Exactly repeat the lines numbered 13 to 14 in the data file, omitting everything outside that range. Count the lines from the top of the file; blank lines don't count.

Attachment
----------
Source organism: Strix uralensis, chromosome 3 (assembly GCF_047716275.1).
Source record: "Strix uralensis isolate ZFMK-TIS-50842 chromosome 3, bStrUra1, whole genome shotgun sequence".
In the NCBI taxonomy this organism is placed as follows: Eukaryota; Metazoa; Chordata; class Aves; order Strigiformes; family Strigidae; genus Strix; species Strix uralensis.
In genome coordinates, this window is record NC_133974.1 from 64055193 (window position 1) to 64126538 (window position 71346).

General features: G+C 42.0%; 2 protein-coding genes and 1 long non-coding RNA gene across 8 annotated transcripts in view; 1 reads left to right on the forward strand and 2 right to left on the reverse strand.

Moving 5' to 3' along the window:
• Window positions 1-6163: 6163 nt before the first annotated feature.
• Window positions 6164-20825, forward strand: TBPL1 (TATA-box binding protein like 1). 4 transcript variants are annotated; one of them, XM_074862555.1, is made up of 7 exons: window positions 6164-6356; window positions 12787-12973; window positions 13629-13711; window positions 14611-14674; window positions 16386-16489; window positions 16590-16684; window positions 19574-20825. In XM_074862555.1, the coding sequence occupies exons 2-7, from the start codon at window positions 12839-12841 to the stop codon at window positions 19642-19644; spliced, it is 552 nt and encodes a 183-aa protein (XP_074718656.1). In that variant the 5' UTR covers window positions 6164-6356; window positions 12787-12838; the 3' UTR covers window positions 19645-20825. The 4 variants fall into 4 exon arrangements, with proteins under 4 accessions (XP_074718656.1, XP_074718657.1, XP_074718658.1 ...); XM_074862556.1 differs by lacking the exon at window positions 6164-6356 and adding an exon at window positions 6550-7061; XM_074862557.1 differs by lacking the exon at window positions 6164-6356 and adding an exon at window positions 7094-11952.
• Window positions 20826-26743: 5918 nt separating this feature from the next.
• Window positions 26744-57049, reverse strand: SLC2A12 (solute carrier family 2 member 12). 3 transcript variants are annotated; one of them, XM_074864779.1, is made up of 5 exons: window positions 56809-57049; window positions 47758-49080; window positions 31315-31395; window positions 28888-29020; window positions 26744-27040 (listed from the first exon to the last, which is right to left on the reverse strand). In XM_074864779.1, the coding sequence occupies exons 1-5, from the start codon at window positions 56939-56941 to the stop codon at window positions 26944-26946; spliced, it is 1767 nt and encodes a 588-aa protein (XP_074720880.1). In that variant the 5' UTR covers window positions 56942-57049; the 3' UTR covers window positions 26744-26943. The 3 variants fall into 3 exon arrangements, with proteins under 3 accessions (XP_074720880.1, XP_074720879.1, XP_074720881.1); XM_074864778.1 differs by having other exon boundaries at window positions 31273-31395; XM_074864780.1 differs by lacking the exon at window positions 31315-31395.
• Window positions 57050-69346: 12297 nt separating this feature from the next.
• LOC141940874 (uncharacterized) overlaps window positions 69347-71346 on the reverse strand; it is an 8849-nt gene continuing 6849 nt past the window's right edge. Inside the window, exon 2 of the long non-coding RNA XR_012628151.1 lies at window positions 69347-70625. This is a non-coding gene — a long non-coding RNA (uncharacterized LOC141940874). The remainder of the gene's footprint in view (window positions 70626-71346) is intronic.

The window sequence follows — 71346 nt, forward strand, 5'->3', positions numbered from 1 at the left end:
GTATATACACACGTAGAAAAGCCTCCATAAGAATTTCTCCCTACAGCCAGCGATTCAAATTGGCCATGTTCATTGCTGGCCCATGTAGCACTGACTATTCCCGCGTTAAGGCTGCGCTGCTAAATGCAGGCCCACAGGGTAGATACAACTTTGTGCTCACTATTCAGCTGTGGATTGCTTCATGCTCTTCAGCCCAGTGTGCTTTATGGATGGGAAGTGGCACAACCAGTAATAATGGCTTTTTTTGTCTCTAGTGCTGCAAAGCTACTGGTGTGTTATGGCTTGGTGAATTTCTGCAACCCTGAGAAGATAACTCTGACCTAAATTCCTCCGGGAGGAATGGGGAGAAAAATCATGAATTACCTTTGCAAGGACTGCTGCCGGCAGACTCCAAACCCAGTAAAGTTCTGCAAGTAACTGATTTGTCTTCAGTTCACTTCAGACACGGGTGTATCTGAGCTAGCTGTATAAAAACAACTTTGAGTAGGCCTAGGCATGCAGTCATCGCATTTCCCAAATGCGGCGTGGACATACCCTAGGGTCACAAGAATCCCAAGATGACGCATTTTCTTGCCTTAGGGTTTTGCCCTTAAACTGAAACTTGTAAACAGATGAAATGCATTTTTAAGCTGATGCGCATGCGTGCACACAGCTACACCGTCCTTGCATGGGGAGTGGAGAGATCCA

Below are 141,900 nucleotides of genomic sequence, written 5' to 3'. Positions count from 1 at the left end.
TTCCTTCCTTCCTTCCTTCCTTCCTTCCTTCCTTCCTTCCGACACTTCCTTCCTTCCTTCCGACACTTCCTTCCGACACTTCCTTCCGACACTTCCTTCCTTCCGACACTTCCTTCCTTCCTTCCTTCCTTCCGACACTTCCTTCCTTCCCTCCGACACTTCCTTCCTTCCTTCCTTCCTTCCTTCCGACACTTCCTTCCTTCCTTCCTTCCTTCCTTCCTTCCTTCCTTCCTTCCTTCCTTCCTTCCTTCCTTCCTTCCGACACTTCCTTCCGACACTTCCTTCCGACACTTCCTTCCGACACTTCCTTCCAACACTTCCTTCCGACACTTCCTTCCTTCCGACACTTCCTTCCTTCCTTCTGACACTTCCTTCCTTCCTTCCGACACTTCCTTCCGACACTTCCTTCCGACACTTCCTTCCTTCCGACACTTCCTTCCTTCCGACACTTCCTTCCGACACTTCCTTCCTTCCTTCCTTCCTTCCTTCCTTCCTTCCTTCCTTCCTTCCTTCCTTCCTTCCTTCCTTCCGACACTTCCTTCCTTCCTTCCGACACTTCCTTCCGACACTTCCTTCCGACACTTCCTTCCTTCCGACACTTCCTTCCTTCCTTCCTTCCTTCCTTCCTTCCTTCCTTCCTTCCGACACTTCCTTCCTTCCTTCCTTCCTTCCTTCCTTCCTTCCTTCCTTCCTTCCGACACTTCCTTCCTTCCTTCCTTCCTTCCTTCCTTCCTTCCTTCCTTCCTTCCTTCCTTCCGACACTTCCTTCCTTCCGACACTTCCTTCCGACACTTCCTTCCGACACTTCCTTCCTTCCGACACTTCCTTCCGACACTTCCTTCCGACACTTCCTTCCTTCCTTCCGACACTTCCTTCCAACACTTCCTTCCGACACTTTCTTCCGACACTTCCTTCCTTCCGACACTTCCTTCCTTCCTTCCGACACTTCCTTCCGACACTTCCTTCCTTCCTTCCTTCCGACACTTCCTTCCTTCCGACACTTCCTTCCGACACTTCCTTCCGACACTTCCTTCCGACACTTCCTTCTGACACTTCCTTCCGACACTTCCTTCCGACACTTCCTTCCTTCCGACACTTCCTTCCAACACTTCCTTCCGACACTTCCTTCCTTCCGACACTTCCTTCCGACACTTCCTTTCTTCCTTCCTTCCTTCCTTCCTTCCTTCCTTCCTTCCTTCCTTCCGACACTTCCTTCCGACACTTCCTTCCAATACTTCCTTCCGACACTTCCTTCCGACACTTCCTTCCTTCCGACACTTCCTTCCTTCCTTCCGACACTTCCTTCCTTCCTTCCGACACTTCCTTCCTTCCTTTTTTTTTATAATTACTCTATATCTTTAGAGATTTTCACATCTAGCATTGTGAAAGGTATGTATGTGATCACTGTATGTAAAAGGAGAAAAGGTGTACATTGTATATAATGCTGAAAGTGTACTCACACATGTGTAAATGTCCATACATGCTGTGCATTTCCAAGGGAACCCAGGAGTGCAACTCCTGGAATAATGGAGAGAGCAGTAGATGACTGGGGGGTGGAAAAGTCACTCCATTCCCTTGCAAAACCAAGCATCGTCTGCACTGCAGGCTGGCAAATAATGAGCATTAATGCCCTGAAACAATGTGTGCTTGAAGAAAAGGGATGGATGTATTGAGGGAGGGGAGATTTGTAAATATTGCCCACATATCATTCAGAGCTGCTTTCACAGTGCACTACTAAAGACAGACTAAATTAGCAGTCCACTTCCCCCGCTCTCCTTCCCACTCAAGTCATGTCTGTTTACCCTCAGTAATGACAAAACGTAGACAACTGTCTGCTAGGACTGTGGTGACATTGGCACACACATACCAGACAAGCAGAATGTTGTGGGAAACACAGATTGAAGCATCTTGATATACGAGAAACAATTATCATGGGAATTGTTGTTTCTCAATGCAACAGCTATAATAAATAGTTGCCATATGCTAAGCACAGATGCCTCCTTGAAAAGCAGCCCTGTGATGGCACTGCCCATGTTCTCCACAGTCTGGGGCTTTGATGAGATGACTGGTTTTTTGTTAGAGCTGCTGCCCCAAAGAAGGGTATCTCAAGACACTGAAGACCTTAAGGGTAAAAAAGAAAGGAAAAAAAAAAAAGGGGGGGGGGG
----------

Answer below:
The window sequence follows — 71346 nt, forward strand, 5'->3', positions numbered from 1 at the left end:
GTATATACACACGTAGAAAAGCCTCCATAAGAATTTCTCCCTACAGCCAGCGATTCAAATTGGCCATGTTCATTGCTGGCCCATGTAGCACTGACTATTCCCGCGTTAAGGCTGCGCTGCTAAATGCAGGCCCACAGGGTAGATACAACTTTGTGCTCACTATTCAGCTGTGGATTGCTTCATGCTCTTCAGCCCAGTGTGCTTTATGGATGGGAAGTGGCACAACCAGTAATAATGGCTTTTTTTGTCTCTAGTGCTGCAAAGCTACTGGTGTGTTATGGCTTGGTGAATTTCTGCAACCCTGAGAAGATAACTCTGACCTAAATTCCTCCGGGAGGAATGGGGAGAAAAATCATGAATTACCTTTGCAAGGACTGCTGCCGGCAGACTCCAAACCCAGTAAAGTTCTGCAAGTAACTGATTTGTCTTCAGTTCACTTCAGACACGGGTGTATCTGAGCTAGCTGTATAAAAACAACTTTGAGTAGGCCTAGGCATGCAGTCATCGCATTTCCCAAATGCGGCGTGGACATACCCTAGGGTCACAAGAATCCCAAGATGACGCATTTTCTTGCCTTAGGGTTTTGCCCTTAAACTGAAACTTGTAAACAGATGAAATGCATTTTTAAGCTGATGCGCATGCGTGCACACAGCTACACCGTCCTTGCATGGGGAGTGGAGAGATCCA